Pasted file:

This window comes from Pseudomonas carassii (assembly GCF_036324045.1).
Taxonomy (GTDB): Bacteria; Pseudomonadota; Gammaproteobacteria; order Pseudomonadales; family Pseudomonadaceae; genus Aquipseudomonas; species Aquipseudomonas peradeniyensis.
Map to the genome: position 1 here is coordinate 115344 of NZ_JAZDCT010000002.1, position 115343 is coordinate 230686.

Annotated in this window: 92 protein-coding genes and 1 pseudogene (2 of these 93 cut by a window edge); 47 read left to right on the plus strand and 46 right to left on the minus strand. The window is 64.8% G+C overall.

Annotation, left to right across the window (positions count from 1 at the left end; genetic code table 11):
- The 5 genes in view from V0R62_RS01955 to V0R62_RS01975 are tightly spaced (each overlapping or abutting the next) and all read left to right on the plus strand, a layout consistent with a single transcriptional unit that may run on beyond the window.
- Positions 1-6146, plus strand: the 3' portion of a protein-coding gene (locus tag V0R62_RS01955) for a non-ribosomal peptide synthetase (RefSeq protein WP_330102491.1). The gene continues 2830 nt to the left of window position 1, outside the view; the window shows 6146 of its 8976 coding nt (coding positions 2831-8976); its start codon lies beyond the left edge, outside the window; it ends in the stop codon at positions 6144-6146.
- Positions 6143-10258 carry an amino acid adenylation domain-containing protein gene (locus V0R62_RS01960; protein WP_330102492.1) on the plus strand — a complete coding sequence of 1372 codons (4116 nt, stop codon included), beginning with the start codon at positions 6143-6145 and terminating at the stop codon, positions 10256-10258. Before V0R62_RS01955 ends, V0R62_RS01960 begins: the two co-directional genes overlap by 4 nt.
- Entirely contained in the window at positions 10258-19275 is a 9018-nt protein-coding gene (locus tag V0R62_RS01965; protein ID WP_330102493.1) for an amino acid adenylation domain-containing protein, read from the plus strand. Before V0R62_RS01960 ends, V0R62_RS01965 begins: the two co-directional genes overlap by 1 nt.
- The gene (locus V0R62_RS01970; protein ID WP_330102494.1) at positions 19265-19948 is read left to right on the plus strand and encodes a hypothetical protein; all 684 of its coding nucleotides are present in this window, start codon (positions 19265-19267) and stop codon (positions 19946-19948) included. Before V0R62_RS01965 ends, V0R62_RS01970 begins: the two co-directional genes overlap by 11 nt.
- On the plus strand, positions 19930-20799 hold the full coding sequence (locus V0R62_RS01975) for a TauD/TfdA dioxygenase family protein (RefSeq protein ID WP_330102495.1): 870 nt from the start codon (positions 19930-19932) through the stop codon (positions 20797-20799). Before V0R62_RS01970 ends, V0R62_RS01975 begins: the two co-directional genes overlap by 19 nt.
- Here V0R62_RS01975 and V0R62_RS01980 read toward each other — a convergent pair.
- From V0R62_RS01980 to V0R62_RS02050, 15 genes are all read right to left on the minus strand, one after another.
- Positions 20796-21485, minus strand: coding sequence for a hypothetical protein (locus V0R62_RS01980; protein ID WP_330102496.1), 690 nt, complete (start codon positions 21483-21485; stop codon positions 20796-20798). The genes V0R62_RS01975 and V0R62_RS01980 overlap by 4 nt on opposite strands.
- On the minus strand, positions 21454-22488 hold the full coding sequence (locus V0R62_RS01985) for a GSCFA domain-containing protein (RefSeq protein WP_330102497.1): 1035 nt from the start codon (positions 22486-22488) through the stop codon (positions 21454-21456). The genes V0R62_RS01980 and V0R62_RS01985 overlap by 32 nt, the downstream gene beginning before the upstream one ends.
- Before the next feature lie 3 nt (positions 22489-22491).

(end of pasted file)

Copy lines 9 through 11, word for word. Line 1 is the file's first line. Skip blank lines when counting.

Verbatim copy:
- Entirely contained in the window at positions 10258-19275 is a 9018-nt protein-coding gene (locus tag V0R62_RS01965; protein ID WP_330102493.1) for an amino acid adenylation domain-containing protein, read from the plus strand. Before V0R62_RS01960 ends, V0R62_RS01965 begins: the two co-directional genes overlap by 1 nt.
- The gene (locus V0R62_RS01970; protein ID WP_330102494.1) at positions 19265-19948 is read left to right on the plus strand and encodes a hypothetical protein; all 684 of its coding nucleotides are present in this window, start codon (positions 19265-19267) and stop codon (positions 19946-19948) included. Before V0R62_RS01965 ends, V0R62_RS01970 begins: the two co-directional genes overlap by 11 nt.
- On the plus strand, positions 19930-20799 hold the full coding sequence (locus V0R62_RS01975) for a TauD/TfdA dioxygenase family protein (RefSeq protein ID WP_330102495.1): 870 nt from the start codon (positions 19930-19932) through the stop codon (positions 20797-20799). Before V0R62_RS01970 ends, V0R62_RS01975 begins: the two co-directional genes overlap by 19 nt.